Ireland has become the latest EU member country to inform the European Commission it intends to introduce mandatory country-of-origin labels for certain meat products.
Ireland’s department of agriculture, Food and the Marine said the country “intends to adopt national measures to cover mandatory origin labelling of fresh, chilled and frozen non-prepacked cuts of meat of swine, sheep, goats and poultry”.
The proposed legislation will require food companies to clearly show the “country of rearing” and “country of slaughter” of the products “at either the point of presentation, point of sale or the point of supply”.
The agriculture department has told the Commission companies may, where they can prove that the meat referred to “has been obtained from animals born, reared and slaughtered in one single (EU) member state or third country”, indicate the “origin” of the meat accordingly.
“The national measures require that where a Fbo provides another FBO with meat, information relating to the meat is transmitted to the FBO receiving the meat in the manner prescribed in the national measures, in order to enable, when required, the provision of mandatory food information to the final consumer,” the agriculture department said.
A spokesperson for the agriculture department told just-food today (10 October) that existing EU rules only make origin labelling mandatory for pre-packed products of pigmeat, sheepmeat, goat meat and poultry meat, but member states can extend the labelling rules to loose product. “To provide consistency between pre-packed and loose product, and to ensure consumers are more fully informed, Ireland has decided to extend mandatory origin labelling to non pre-packed product.”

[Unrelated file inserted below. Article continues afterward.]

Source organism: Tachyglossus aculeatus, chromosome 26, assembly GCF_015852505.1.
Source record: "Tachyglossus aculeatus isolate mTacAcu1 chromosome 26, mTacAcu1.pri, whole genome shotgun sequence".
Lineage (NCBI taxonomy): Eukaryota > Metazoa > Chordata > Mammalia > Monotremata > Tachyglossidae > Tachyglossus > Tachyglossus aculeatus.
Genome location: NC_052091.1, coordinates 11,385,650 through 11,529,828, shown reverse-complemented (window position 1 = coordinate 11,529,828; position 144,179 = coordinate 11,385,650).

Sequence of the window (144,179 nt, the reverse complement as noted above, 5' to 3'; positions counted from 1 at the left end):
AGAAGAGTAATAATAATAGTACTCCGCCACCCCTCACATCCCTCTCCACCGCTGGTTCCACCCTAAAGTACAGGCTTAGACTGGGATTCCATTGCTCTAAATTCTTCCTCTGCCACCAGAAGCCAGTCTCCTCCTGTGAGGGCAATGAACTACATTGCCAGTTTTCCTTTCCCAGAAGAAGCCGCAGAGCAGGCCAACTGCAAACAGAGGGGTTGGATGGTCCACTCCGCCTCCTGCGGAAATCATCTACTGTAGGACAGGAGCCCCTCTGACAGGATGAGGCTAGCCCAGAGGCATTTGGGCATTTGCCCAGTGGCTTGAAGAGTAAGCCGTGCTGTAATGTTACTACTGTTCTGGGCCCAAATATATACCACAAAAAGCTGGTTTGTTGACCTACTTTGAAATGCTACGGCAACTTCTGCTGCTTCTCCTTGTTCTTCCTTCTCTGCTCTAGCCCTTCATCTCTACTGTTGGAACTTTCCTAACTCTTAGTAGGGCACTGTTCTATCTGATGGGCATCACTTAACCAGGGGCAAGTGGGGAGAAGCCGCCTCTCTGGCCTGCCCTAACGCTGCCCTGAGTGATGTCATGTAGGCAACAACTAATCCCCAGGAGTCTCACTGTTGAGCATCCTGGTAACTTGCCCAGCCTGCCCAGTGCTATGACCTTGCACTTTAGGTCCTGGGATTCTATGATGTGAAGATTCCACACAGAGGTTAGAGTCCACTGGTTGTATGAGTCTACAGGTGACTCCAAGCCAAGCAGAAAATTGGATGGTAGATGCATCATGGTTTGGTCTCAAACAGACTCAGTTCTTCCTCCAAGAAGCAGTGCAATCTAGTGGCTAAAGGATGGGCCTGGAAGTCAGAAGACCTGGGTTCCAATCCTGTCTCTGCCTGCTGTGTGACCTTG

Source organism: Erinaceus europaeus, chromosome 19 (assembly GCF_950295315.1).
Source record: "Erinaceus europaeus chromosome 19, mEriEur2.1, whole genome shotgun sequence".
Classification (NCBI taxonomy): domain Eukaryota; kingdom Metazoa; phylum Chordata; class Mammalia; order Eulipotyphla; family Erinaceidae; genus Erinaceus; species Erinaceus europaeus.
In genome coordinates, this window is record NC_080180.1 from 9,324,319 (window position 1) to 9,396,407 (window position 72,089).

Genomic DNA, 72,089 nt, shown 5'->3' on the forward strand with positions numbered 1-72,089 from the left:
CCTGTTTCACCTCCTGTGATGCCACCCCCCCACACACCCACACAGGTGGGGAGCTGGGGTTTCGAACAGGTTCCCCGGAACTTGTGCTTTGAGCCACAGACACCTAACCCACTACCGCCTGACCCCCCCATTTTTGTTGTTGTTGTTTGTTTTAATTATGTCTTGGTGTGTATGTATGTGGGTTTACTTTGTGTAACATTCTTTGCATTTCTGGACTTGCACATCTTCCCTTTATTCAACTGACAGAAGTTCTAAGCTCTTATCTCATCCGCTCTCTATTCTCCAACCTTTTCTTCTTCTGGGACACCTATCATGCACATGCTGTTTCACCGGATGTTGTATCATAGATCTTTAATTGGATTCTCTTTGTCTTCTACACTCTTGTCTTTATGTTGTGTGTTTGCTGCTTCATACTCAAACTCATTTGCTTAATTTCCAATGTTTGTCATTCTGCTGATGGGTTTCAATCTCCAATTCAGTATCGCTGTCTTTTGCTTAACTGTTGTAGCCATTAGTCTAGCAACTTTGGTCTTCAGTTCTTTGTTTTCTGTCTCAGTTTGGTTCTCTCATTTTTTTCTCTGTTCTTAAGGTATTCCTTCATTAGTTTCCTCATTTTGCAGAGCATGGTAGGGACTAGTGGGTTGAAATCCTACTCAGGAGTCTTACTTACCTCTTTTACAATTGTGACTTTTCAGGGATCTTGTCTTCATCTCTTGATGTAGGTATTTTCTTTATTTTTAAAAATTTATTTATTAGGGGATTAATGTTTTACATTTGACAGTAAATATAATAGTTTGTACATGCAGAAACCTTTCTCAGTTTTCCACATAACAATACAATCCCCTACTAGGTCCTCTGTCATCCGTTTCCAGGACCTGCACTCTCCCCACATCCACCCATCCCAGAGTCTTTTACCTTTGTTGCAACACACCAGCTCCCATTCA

A spokesperson for the National Standards Authority of Ireland told just-food Ireland’s notification to the Commission triggered a three-month “standstill period” that allows other EU states and the Commission “time to provide feedback on the regulation”. After that period, Ireland will be free to adopt the regulation subject to meeting procedural requirements.
The spokesperson said: “The target date for adopting the regulation is not necessarily the end of the standstill period. However, that would be the soonest that it could be introduced.”
Ireland’s notification, which the Commission said it received on 6 October, follows a number of related applications by other EU states.
Last month, the European Ombudsman rejected a complaint of maladministration by the European Dairy Association against the Commission over its approval of the trial launch by France of mandatory country-of-origin labels for certain dairy and processed meat products.
Portugal’s bid came after the Italian government signed a legislative decree making origin labels mandatory for milk and dairy products sold in Italy. Lithuania has said it too wants to introduce the mandatory labelling of the origin of imported dairy products.